“Our presence (at the Korea Queer Cultural Festival) is one way we can encourage progress on LGBT issues,” Markus Hatzelmann, first secretary at the German Embassy told koreaherald.com.
Asked why the embassy participated this time around, Hatzelmann said, “We realized that visibility matters.”
“Human rights violations on the grounds of sexual orientation and gender identity are a key concern of Germany’s foreign policy on human rights,” he said.
The US, French and German embassies took part this year to demonstrate their support for the rights of the LGBT community in South Korea, respective embassy spokespersons told koreaherald.com.
The German and French embassies coordinated their participation, which was also a first for the European missions.
This year’s festival — which opened June 3 and ran through June 15 aimed to promote solidarity between the LGBT groups in Asia and broaden public understanding of gay rights.
The festival has been organized annually since 2000, and it has become one of the largest LGBT events in Asia.
This year’s festival and parade saw a record 7,000 people according to the Seoul Metropolitan Police. However, figures reported by various local media outlets estimated the number from 10,000 to 30,000.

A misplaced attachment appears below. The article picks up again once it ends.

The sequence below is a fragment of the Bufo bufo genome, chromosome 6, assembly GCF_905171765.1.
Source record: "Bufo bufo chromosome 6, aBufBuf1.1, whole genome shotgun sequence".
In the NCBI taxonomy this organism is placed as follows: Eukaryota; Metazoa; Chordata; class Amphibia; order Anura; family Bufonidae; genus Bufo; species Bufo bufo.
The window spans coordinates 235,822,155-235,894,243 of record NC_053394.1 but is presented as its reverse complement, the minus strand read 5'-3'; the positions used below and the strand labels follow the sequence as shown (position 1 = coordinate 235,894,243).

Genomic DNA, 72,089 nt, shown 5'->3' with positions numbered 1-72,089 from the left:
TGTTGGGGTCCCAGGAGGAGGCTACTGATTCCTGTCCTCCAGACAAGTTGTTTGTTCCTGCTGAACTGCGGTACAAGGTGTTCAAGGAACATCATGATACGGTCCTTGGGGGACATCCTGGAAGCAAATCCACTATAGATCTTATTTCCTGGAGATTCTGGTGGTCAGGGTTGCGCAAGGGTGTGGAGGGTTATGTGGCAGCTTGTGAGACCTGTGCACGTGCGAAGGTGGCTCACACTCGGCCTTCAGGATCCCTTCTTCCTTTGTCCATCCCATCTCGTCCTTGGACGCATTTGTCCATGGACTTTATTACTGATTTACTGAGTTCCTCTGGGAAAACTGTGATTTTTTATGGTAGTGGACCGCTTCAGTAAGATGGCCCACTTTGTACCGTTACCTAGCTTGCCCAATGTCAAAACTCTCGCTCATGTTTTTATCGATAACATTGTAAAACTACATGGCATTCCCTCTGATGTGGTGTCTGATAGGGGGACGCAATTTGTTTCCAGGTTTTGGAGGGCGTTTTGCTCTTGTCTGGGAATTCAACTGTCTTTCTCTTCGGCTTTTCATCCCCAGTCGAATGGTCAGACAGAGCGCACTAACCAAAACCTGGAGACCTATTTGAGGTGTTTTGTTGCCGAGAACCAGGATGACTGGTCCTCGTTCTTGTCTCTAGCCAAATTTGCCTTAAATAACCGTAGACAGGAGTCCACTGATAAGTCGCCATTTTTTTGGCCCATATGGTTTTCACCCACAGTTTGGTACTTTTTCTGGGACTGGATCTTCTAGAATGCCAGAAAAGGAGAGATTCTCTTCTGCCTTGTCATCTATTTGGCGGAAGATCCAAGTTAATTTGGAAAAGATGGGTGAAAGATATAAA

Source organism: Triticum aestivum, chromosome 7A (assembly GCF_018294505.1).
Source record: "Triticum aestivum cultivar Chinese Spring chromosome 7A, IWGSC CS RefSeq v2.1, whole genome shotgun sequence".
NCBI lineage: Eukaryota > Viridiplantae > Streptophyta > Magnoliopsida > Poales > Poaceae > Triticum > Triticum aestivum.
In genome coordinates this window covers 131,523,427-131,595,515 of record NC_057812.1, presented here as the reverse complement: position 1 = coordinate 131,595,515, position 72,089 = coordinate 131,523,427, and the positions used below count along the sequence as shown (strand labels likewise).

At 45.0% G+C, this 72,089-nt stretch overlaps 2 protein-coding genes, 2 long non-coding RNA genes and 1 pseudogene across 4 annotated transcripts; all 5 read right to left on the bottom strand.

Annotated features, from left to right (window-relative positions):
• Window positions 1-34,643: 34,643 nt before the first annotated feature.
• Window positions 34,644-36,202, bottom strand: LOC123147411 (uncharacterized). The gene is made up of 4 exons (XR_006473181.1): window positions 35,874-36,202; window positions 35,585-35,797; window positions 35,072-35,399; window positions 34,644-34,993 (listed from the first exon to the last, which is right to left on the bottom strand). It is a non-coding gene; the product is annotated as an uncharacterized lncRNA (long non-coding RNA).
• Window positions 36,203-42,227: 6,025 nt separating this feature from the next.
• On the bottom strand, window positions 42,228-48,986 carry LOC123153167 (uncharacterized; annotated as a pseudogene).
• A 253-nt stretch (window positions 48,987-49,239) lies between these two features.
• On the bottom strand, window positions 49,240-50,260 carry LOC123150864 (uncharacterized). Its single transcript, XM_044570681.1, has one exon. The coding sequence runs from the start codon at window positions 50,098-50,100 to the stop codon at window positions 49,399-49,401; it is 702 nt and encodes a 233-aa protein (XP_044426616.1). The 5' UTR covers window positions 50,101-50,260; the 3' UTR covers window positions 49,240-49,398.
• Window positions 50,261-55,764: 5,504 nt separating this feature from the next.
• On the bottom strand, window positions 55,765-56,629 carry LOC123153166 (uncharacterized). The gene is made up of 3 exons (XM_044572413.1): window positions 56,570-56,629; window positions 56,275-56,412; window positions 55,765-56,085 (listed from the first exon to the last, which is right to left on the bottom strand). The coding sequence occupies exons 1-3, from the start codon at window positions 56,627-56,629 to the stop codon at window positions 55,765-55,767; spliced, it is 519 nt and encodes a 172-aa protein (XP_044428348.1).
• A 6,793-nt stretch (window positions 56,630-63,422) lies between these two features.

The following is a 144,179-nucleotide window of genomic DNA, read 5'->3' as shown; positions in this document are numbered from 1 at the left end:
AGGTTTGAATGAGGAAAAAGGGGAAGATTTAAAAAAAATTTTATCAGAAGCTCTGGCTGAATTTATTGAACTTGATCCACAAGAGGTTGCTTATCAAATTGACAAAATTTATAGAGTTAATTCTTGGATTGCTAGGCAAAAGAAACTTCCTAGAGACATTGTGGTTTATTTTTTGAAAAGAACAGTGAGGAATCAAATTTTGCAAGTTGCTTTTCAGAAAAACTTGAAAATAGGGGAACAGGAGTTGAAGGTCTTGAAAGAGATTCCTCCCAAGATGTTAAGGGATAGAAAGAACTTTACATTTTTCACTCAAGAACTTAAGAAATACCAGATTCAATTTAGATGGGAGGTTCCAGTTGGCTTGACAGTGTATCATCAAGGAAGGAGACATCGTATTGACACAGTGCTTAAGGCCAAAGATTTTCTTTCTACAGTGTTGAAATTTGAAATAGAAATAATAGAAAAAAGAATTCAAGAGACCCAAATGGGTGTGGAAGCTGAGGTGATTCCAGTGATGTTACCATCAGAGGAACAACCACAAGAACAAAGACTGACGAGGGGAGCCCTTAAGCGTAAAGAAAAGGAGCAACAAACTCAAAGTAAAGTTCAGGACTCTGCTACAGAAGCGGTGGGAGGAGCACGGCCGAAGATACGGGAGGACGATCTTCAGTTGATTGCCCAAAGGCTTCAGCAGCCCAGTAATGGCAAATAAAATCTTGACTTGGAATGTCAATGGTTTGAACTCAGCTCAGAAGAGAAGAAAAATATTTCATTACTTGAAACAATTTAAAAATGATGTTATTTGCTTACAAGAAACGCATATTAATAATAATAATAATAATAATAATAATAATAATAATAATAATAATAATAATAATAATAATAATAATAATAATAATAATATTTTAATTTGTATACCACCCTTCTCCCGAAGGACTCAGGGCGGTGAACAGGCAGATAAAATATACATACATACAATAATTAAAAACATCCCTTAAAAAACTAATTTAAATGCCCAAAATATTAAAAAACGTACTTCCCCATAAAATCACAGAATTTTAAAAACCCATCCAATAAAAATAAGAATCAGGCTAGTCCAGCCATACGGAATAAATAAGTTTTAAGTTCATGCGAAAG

The event was nearly canceled with permission rescinded and then reinstated just days before the event.
The country’s conservative Christian lobby has been the most vocal opponent of LGBT rights, disrupting the event with protests and chanting slogans such as “(Gays) do not belong in this country” and “(Gays) cause AIDS in Korea” with loudspeakers.
“We do respect the right of people to protest and express their feelings,” said Vanessa Zenji, deputy spokesperson at the U.S. Embassy, when asked about the protest.
Organized by People’s Solidarity for Healthy Society at Gwanghwamun Square, a group of about 20 people also stood across the street from the embassy chanting slogans
People’s Solidarity for Healthy Society accused the United States embassy of exporting same-sex relations to South Korea on the banner that protestors held up.
“I do not think that is an accurate characterization. We are just supporting a festival here organized in Korea by Koreans, and we are just supporting people at that festival and supporting LGBT rights,” Zenji said.
In addition to the three embassies, 60 other booths by companies, including Google Korea, and by community groups were set up along the street between Sinchon Subway Station and the district’s main intersection where the main gay pride parade took place.